Mickey Gilley and Johnny Lee may be old men, but they still know how to party and sing good old country music.
They proved it Friday night during their Urban Cowboy Reunion concert at the Austin County Fair. Although a radical drop in temperature that night may have kept the crowds down, there were hot times on the stage at the Austin County Fairgrounds as the old guys showed they still have what it takes.
“We’ve got a seven-piece band and two girl singers,” Gilley said in an interview prior to the concert. “It’s me and Johnny Lee … We’ve got close to 30 number one songs between us.”
The two-hour show was a tour across time in the careers of Lee, 73, and Gilley, 83, whose collaboration on the hit movie and accompanying soundtrack “Urban Cowboy” became a country-pop crossover sensation in 1980.
Gilley is still as outspoken and flamboyant as ever, traits he shares with his cousins, Jerry Lee Lewis and the Rev. Jimmy Swaggart. Although crippled by several accidents and unable to play instruments, Gilley still mimed movements with his piano player and frolicked with “girl singers” Stephanie Hall and Gina Holliday. Even Lee, who needed to be escorted on and off the stage, managed to stand and dance a couple short jigs. The two were far more animated than the much younger John Michael Montgomery, who took the stage Saturday night.
Between a phone interview and a visit in his tour bus with shots of Crown whiskey and baseball playoffs on the TV, Gilley told numerous stories of his crazy career.
“When I jumped into the music industry, I had been working construction in Houston,” he said.
He recorded his first song in 1957. “It was bad,” he said. “It took me 17 years after that before I had a hit.”
He said he was inspired by Jerry Lee Lewis to get into music. He said he should have listened to his other cousin instead.
“He (Swaggart) made more money than me and Jerry Lee combined,” Gilley said with a laugh.
Gilley loves to laugh and jokes frequently. When talking about his hit song “The Girls All Get Prettier at Closing Time,” he called it a classic.
“It’s a true story!” he said.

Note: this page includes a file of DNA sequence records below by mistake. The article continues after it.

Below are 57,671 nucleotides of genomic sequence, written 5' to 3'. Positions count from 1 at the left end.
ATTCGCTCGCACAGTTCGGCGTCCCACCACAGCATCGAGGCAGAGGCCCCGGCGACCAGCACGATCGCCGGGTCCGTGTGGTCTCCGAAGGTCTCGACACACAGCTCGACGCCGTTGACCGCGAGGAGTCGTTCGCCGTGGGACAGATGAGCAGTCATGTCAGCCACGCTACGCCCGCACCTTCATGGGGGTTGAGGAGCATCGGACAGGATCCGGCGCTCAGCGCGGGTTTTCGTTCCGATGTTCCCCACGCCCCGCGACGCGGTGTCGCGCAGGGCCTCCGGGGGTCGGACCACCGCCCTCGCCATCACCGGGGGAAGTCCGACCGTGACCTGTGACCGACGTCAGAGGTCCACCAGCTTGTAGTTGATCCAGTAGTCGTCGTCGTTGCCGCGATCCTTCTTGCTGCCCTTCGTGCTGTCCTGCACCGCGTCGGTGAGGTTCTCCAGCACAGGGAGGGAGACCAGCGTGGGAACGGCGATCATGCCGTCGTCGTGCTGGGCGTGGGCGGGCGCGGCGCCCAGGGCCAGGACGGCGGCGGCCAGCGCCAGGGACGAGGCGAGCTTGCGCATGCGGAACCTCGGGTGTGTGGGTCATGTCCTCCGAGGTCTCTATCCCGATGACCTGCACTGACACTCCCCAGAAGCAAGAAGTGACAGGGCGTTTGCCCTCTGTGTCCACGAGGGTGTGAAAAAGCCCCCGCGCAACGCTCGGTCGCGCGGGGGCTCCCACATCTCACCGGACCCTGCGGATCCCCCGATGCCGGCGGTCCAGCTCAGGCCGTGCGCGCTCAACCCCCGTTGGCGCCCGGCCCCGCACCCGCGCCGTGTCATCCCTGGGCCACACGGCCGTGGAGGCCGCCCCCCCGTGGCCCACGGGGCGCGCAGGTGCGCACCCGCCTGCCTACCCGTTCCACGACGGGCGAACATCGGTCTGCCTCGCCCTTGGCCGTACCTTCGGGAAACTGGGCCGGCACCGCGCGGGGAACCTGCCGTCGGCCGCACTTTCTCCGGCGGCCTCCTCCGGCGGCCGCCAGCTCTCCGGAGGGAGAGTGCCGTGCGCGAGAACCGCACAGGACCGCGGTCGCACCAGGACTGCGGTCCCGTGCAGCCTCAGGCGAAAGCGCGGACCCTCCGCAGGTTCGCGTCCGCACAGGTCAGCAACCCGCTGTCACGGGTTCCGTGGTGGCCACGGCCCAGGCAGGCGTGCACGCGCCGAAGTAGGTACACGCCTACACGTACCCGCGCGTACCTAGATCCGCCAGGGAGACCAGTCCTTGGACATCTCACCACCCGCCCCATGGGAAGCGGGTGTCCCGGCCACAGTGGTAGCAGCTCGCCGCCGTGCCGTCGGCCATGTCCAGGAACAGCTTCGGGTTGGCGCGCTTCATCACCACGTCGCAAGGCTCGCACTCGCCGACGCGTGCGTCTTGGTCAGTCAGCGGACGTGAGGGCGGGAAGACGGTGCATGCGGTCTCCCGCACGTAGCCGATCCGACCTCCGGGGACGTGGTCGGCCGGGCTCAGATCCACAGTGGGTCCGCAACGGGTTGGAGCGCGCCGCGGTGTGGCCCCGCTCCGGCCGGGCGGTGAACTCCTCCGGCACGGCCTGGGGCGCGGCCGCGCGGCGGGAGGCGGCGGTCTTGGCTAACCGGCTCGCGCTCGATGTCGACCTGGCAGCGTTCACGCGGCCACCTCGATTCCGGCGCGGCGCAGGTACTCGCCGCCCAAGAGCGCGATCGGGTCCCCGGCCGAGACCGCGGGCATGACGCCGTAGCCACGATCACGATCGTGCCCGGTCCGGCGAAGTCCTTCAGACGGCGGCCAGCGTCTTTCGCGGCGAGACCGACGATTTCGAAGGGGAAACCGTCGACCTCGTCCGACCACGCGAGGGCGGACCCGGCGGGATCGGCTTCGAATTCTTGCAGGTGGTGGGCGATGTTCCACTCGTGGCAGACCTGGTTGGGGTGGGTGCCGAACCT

He opened Gilley’s nightclub in Pasadena, Texas, in 1971.
“It became a success about overnight,” he said.
A turning point in his career came when Conway Twitty played at Gilley’s.
“Two weeks after Twitty played at the club I started touring on the road,” he said.
He started getting hits and growing in popularity, but everything changed in 1980 with “Urban Cowboy,” the movie starring John Travolta and Debra Winger.
“After ‘Urban Cowboy’ came out in 1980 I got to play all the casinos in Vegas. I got to play for two presidents – Reagan and Bush,” he said.
Then came guest appearances on various television shows, including “CHiPS,” “The Dukes of Hazzard,” “Fantasy Island” and others.
His recording career waned in the 1980s, but he always kept busy in the industry. Then, about three years ago, he got a call to fill in for Mel Tillis at the Clay Cooper Theater in Branson, Mo. Gilley called up Lee to see if he would join him. He did, and they had so much fun they took their act on the road.
“People are really, really excited about it,” he said. “It feels really comfortable, pretty good being on the road again,” he said.
The show begins with Lee doing some of his hit songs. Then he leaves and Gilley comes on and does his hits. Then Lee joins him on stage and the two do a raucous romp (or as raucous as a couple old geezers can get) through the Urban Cowboy hits, concluding with Lee’s “Lookin’ For Love (in all the wrong places).”
It’s a fun show packed with great memories and greater music. Gilley and Lee are proof that age is just a number and that you can be as young as you want to be with a song in your heart and an audience to hear it.